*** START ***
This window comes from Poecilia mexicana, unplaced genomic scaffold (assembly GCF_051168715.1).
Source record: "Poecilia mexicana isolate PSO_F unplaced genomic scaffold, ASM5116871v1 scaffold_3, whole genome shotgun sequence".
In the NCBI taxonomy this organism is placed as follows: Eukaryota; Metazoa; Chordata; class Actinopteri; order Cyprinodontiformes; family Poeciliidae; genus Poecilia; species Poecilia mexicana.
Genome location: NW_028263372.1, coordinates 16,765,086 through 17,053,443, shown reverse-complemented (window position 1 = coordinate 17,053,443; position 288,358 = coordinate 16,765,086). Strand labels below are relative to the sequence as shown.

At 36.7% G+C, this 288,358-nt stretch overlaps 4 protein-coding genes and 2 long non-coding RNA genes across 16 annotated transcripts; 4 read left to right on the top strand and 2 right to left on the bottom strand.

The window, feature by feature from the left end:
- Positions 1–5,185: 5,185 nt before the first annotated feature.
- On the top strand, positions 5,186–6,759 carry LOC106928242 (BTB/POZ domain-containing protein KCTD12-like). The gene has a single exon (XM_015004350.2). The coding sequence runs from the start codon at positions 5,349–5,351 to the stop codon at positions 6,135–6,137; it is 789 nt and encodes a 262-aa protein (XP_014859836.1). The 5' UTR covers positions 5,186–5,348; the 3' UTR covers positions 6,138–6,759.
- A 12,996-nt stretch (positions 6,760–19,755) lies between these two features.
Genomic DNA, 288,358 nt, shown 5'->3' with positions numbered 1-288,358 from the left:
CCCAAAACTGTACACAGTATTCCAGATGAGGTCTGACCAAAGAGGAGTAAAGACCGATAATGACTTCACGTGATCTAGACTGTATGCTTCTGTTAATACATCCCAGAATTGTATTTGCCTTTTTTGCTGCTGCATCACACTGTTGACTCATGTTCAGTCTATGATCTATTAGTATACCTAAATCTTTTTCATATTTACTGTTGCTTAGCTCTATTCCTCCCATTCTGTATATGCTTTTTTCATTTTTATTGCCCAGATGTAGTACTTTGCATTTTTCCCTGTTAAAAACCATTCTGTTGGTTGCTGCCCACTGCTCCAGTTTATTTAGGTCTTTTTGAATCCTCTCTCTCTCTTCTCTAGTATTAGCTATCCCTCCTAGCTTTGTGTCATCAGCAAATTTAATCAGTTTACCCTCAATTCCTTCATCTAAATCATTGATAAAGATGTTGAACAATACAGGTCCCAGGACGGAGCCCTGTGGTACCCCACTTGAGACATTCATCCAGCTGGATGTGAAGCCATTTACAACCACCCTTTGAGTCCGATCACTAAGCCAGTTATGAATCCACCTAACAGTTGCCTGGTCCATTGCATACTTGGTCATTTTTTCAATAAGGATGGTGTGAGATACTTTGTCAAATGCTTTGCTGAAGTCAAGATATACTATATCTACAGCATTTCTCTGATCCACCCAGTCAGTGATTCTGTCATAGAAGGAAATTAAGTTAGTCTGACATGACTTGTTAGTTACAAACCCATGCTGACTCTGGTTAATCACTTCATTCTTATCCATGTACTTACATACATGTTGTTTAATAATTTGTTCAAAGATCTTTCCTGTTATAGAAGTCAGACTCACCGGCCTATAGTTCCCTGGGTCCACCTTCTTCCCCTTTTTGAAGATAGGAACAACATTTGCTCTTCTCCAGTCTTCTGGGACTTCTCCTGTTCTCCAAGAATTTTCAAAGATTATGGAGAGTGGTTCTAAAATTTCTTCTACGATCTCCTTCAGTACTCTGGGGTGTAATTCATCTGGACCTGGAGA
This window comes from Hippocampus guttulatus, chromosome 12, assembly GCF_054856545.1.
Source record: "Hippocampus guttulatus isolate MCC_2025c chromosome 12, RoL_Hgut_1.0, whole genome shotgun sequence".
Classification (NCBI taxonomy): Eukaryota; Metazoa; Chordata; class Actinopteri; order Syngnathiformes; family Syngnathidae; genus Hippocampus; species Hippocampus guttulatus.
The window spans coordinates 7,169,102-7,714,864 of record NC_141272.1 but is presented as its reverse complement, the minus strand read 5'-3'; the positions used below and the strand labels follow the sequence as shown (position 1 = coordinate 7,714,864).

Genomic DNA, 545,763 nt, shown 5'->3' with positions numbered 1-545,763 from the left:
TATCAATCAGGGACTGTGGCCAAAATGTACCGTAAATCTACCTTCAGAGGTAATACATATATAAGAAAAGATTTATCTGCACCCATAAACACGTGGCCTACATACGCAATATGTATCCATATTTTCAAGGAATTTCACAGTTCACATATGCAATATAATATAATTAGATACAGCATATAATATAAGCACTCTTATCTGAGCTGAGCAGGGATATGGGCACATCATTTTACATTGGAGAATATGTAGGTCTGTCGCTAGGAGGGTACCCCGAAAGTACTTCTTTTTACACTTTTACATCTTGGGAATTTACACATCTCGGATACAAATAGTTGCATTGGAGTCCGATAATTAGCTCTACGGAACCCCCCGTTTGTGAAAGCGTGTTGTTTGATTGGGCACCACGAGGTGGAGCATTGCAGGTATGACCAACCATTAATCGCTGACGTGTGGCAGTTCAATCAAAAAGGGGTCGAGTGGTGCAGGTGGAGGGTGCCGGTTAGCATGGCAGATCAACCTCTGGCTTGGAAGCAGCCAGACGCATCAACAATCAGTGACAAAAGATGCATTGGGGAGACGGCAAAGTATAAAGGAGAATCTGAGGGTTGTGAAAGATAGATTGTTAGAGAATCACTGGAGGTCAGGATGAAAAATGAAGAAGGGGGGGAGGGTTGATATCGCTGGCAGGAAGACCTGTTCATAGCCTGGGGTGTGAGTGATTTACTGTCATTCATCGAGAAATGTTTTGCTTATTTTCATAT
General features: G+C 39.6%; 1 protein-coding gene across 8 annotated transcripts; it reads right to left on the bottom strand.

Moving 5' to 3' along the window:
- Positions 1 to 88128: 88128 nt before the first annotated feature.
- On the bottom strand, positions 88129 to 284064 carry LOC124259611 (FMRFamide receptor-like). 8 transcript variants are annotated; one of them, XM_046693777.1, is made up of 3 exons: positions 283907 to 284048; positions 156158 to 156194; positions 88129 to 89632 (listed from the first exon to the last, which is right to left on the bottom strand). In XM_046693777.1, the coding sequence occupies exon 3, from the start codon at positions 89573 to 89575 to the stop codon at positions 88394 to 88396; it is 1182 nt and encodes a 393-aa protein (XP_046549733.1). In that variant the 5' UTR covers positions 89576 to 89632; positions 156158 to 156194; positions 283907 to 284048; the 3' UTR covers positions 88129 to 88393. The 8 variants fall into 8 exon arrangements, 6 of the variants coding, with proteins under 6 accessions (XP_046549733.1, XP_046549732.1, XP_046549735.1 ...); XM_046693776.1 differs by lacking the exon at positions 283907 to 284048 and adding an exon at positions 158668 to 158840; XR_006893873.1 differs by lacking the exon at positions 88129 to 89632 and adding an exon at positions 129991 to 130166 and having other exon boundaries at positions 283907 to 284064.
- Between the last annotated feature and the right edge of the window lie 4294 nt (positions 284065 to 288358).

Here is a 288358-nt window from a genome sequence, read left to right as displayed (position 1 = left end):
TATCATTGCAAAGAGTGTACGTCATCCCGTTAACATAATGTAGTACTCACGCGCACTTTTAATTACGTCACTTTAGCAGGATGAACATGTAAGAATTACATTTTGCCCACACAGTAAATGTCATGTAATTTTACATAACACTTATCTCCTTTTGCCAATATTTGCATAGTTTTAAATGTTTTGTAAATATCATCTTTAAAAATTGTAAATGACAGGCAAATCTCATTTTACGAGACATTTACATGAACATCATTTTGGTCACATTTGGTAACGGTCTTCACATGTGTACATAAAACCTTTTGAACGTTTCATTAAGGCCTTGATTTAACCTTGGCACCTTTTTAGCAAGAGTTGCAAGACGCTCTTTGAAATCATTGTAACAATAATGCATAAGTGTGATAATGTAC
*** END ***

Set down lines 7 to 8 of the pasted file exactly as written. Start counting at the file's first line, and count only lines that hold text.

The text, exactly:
- Positions 1–5,185: 5,185 nt before the first annotated feature.
- On the top strand, positions 5,186–6,759 carry LOC106928242 (BTB/POZ domain-containing protein KCTD12-like). The gene has a single exon (XM_015004350.2). The coding sequence runs from the start codon at positions 5,349–5,351 to the stop codon at positions 6,135–6,137; it is 789 nt and encodes a 262-aa protein (XP_014859836.1). The 5' UTR covers positions 5,186–5,348; the 3' UTR covers positions 6,138–6,759.